School, a year of stress and poor study
It’s time for analysis. With the 2020-2021 school year coming to an end as Ontario students are taking online classes, teachers are examining a year characterized for uncertainties, problems, and guidelines caused by the Covid-19 pandemic.
Distance learning alternating with in-presence lessons, open schools and closed schools for the spread of infections, self-isolation of teachers and children: it has certainly not been a year of rest and in just over a month it will be officially declared concluded. But the question that as a woodworm continues to find a place in the minds of teachers and parents is only one: what long-term impacts will this unpredictable year of anxiety – manifest or latent – have on learning for the current pandemic?
CBC News then sent a questionnaire to over 50,000 teachers in nearly 200 school districts in eight provinces. The goal was to find out how educators and students are adapting to all the changes caused by the pandemic, from mask-wearing and other public health rules to condensed high school hours and sudden shifts to virtual learning. Almost 9,500 – including teachers, support staff, principals and other primary and secondary school workers – responded.
What has emerged, from an academic point of view, is certainly not encouraging, although it is certainly not a surprise. Almost three quarters of teachers said they were behind schedule. About 55% said fewer students will meet learning goals this year than in a year without a pandemic.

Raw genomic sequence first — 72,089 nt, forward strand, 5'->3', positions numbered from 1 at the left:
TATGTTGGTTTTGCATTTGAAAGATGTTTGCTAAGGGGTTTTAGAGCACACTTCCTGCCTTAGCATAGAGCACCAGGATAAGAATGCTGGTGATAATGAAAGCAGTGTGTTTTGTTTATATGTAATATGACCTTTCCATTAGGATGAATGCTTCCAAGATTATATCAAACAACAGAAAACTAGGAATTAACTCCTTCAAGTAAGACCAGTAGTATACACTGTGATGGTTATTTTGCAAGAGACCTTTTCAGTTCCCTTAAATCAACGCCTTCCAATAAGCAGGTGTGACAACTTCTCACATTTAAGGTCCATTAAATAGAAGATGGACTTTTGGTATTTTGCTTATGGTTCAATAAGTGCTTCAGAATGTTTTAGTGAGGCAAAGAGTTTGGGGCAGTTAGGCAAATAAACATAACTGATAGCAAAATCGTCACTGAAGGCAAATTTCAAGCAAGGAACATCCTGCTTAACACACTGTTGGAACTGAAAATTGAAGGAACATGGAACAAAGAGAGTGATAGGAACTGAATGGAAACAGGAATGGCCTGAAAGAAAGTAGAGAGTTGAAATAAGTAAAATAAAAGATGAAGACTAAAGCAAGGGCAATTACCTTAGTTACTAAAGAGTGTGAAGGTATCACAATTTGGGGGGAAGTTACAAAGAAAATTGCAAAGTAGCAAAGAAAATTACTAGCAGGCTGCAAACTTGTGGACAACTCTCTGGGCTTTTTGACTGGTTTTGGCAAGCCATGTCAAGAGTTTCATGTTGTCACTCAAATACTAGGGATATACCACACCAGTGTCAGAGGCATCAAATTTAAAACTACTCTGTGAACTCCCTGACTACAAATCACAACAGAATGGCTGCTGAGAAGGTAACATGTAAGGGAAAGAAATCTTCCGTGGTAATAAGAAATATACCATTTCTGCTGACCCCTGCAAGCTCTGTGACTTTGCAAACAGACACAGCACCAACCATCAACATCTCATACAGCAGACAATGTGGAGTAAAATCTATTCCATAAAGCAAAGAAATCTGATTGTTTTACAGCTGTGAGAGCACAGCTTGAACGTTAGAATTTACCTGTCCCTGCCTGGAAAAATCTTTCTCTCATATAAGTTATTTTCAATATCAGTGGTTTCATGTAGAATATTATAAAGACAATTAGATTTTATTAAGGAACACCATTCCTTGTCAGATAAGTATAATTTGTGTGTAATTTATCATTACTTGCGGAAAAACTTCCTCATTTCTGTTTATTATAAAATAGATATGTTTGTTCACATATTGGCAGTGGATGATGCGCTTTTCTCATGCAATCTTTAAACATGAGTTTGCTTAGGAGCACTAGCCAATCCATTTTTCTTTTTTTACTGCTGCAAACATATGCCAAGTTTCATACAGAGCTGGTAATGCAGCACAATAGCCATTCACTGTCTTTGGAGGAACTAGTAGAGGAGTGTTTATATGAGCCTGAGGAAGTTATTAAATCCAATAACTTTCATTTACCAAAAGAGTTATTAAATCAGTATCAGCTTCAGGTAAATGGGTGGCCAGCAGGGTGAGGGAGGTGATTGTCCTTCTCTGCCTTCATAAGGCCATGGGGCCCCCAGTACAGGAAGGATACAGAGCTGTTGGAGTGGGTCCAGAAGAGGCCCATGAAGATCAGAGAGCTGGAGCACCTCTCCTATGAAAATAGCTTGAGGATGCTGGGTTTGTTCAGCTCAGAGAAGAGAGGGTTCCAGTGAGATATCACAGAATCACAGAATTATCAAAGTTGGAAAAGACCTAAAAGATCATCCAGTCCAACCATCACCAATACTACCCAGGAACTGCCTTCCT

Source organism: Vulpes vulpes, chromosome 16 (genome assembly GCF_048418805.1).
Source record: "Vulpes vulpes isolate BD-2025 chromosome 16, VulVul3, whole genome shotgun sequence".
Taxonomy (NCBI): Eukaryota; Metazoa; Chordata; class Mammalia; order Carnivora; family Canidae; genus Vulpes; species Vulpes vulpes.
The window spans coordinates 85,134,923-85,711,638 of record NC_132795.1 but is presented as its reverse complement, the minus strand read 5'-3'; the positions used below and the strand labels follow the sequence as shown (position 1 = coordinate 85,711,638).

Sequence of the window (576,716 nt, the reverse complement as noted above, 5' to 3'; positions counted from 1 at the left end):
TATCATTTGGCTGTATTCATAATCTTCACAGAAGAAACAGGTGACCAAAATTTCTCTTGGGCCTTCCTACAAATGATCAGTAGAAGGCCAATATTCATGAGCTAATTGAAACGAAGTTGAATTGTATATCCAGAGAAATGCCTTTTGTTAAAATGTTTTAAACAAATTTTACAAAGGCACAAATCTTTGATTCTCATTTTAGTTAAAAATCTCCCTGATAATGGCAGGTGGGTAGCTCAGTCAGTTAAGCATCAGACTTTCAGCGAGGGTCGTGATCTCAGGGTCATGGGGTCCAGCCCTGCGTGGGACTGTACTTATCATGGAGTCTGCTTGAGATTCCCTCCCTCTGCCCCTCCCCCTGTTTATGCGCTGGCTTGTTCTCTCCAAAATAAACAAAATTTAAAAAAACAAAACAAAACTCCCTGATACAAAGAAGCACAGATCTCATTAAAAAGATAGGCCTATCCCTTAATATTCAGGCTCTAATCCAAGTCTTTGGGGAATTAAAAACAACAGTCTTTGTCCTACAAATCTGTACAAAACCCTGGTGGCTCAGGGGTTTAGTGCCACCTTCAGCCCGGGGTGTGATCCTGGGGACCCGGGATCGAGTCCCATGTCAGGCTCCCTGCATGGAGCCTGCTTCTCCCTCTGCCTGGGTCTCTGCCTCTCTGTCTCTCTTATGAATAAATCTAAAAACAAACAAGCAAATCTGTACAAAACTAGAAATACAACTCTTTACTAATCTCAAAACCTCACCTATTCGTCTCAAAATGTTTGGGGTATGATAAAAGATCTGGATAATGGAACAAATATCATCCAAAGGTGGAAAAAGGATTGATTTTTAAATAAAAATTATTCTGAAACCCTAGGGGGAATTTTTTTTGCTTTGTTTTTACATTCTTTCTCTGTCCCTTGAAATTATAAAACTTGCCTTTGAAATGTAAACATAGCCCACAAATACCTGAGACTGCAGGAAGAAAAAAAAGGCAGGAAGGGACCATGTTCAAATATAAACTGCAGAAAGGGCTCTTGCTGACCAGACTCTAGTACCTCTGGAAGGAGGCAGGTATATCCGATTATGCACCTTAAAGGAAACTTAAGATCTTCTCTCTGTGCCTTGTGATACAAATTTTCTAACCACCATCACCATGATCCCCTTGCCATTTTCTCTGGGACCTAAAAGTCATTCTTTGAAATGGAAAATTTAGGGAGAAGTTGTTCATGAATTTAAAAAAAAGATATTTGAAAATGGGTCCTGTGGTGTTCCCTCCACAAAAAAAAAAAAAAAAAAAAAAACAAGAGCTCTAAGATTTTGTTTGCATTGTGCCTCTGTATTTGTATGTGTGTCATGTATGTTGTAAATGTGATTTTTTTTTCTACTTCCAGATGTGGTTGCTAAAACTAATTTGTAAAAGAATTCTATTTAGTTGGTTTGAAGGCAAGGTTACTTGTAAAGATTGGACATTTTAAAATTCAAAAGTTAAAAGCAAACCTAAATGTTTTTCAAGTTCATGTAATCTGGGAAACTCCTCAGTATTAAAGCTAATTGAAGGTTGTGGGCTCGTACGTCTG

And about 70% of teachers believe that some students will not be able to catch up academically. About 90% of teachers said they still believe that the challenges of this school year dominated by Covid-19 will have a psychological impact on some students.
Teachers will also pay the price for such a difficult period, according to principals: more than 80% of principals and deputy principals who answered the questionnaire said they were very concerned about the “physical and mental collapse caused by stress”.
The questionnaire responses came as no surprise to child psychologist Todd Cunningham, who said they “are in line with what I’m seeing in the clinical environment.” “Everyone will have less knowledge of the content… everyone will have to recognize that students will need to review key concepts to ensure they have that basic knowledge,” said Cunningham, who is also an associate professor at the University of Toronto.
The psychologist is particularly concerned about the impact that a rambling year like this will have on academic skills such as reading and understanding vocabulary, expressing ideas in writing, and using math to solve problems. “These skills require continuous practice to develop,” he said. That continuity that has been lacking this year.